The Education Staff Wellbeing Charter has been launched by the Department of Education, and applies to schools, colleges, and further educational institutions in England. It was co-created by the DfE’s expert group on staff wellbeing, which included OfSTED and the teaching unions.
According to the guidance document:
The Rt Hon Nick Gibb MP Minister of State for School Standards May 2021 states that “it is more important than ever that wellbeing and mental health are at the forefront of education policy.” (p1)
It is likely that no one will disagree with that statement.
What needs to change to improve teacher mental health and wellbeing?
Teacher mental health and wellbeing has long been an issue and various surveys corroborate each other’s findings. The NASUWT annual Big Question survey (2019) highlights that workload continues to be a cause of concern for teachers.
The latest Teacher Wellbeing Index (2020) highlighted “a worrying trend of increased symptoms of poor mental health, such as mood swings, difficulty concentrating, insomnia and tearfulness.” (p2)
And more recently, research (Asbury and Kim, University of York, 2021) shows that teacher mental health and wellbeing has declined further during the last 12 months.
As Nick Gibb states: “many of the issues this charter seeks to help address are not new” hopefully this charter will play a role in changing this.
The fact that these issues are not new is also concerning. Initiatives over the years have not had the intended impact and so the result is a profession of highly stressed educators with a recruitment and retention problem.
So how does The Education Staff Wellbeing Charter plan to make a difference this time?
As part of the new education staff wellbeing charter, the Department for Education and Ofsted have made 12 commitments and from the autumn, schools will also be able to sign up to a voluntary charter of 11 pledges, aimed at showing a commitment to “protect, promote and enhance” staff wellbeing.
These two combined approaches aim to place “wellbeing and mental health at the heart of … decision making.”
According to the recent research briefing on teacher recruitment and retention in England (April 2021), England is still experiencing ‘pressure’ when it comes to having the required teacher numbers to meet pupil demand. Teacher shortage remains an issue, despite a recent surge in applications for ITT programmes. This added pressure will not be enhancing staff wellbeing.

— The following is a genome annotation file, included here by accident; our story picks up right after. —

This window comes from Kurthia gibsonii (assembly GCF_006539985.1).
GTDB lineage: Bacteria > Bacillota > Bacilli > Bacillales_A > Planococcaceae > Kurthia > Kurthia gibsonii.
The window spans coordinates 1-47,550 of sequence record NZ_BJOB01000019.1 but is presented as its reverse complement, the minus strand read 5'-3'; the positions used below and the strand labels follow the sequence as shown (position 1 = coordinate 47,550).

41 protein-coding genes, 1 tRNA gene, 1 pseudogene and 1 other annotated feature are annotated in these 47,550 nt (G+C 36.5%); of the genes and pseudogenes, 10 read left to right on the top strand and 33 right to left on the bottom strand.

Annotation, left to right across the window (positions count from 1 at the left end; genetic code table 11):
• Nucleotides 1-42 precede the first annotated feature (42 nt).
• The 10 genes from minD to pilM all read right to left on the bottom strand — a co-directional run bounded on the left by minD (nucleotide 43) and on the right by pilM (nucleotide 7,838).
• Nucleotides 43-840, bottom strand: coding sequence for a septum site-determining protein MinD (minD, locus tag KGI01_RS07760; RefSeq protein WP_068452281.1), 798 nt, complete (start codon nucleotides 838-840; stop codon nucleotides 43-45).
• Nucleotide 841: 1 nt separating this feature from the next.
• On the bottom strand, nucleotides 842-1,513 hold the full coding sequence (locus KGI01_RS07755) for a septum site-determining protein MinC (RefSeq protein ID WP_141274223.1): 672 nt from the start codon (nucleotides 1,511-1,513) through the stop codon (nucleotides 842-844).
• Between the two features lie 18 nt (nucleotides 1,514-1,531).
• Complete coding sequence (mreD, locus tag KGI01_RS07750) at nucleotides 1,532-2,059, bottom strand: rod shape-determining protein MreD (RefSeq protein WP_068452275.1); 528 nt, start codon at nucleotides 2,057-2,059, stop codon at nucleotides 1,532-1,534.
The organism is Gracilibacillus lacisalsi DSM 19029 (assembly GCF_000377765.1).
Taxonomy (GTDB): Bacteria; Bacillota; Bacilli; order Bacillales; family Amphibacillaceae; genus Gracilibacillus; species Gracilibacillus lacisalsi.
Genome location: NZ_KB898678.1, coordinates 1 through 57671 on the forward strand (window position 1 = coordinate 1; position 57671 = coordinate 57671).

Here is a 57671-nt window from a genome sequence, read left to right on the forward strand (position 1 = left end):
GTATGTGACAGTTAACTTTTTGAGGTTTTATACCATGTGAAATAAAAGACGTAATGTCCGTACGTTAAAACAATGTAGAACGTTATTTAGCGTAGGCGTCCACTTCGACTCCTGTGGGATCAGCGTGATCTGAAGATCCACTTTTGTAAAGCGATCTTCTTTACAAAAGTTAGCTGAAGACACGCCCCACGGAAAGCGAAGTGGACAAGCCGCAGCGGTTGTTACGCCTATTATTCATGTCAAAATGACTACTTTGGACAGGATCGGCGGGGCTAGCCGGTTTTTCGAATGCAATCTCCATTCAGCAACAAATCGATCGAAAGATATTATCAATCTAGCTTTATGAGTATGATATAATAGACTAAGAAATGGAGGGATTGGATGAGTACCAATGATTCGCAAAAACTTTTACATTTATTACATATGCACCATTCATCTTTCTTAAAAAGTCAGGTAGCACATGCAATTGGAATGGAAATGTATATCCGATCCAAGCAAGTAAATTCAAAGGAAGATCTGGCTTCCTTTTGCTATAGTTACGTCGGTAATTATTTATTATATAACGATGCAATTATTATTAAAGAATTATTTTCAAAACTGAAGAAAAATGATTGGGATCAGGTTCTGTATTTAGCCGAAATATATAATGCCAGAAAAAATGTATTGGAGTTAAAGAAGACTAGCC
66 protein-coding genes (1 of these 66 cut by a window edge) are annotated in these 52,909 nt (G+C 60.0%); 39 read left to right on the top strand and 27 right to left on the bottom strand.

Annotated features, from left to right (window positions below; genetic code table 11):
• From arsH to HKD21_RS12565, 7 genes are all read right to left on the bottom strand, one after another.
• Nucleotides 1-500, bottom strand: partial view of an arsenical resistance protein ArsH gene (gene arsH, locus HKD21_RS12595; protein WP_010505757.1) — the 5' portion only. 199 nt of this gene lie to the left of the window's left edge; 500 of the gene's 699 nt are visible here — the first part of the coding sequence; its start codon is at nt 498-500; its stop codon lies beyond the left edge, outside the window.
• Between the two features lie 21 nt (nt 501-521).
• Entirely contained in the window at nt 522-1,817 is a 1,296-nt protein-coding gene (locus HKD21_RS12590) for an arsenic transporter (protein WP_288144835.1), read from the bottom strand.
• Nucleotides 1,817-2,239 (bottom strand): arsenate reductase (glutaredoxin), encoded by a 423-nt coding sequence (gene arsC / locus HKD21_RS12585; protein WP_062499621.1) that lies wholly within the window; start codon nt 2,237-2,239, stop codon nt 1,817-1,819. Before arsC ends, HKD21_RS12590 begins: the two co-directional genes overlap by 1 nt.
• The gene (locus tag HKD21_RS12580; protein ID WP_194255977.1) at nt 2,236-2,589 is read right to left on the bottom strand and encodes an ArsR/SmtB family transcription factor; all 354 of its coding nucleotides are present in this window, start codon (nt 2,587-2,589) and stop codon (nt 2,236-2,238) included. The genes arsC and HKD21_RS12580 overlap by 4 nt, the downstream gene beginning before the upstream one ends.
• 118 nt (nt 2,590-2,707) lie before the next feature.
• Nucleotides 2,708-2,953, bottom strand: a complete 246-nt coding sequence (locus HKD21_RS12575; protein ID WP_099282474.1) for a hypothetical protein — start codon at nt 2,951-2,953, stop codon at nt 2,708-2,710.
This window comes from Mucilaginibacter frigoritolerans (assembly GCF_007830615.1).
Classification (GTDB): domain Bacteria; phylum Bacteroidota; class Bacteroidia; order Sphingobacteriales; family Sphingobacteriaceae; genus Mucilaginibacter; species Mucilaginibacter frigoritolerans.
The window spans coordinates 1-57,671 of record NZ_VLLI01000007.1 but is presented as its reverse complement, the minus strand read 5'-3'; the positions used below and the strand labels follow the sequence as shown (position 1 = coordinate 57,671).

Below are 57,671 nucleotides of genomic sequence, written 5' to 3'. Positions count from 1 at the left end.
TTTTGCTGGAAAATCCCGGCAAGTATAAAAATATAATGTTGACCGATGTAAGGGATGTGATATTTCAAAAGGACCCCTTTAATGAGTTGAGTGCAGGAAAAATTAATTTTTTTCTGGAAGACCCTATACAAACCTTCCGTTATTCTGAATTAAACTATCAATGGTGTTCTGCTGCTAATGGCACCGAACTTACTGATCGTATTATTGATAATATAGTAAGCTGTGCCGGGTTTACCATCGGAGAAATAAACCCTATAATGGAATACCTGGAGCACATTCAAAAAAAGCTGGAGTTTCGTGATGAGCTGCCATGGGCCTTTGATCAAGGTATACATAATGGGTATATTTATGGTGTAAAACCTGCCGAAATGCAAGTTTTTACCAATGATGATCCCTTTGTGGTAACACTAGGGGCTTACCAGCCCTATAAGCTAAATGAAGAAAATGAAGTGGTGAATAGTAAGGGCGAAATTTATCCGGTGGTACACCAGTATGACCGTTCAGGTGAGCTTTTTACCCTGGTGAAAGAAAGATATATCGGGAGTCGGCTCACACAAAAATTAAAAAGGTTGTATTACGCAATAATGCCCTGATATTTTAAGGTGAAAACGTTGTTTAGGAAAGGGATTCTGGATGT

The 2018 TALIS survey which found that over 50% of teachers in primary and lower secondary schools felt their ‘workload was unmanageable’. The 2019 Teacher Recruitment and Retention Strategy made ‘reduced workload’ a priority. This is an ongoing challenge, but an ‘unmanageable’ workload is not conducive to promoting staff wellbeing.
During the pandemic, it was widely reported that school leaders received numerous updates to government guidance in just four months – a quarter of them published during anti-social hours. Therefore, the DfE need to honour their commitment to publish GOV.UK content only during working hours – and not to revert to their caveat too regularly that states that this commitment will be adhered to “unless there is a significant user need or there is a legislative requirement”.
Wellbeing and Ofsted are not two words that go together for many colleagues! For many, an Ofsted inspection is a time of increased stress, anxiety, and worry.
Ofsted say that:
“First, we are committed to making sure our requirements of schools and colleges on wellbeing are clear. Second, we recognise that education staff can feel that inspections are a source of stress.”
Clarity around expectations is important. Equally, it is good that Ofsted acknowledge that the inspection process can have an inadvertent impact on staff wellbeing. These words need to be translated into action both by Ofsted and by school management teams for them to create a tangible change in the way inspections are regarded and a positive impact on staff wellbeing in relation to the inspection process.
The Education Staff Wellbeing Charter is a non-statutory document. Schools and colleges are invited to sign up to the charter in the autumn of 2021 and thus demonstrate their support to ‘protect, promote and enhance the wellbeing of staff’. It will be interesting to see which establishments do sign up and if in 2023, when the charter is reviewed, a positive impact can truly be seen and measured because of the charter.
To conclude, the Education Staff Wellbeing Charter is intended to highlight the need for schools and colleges to embed improving staff wellbeing into their long-term strategic and thus demonstrate their commitment to protecting, promoting, and enhancing staff wellbeing and placing this at the heart of their decision making. The review in 2023 will determine its success but in the meantime all educational professionals need to keep doing their best to protect their own wellbeing in whatever ways work for them as individuals.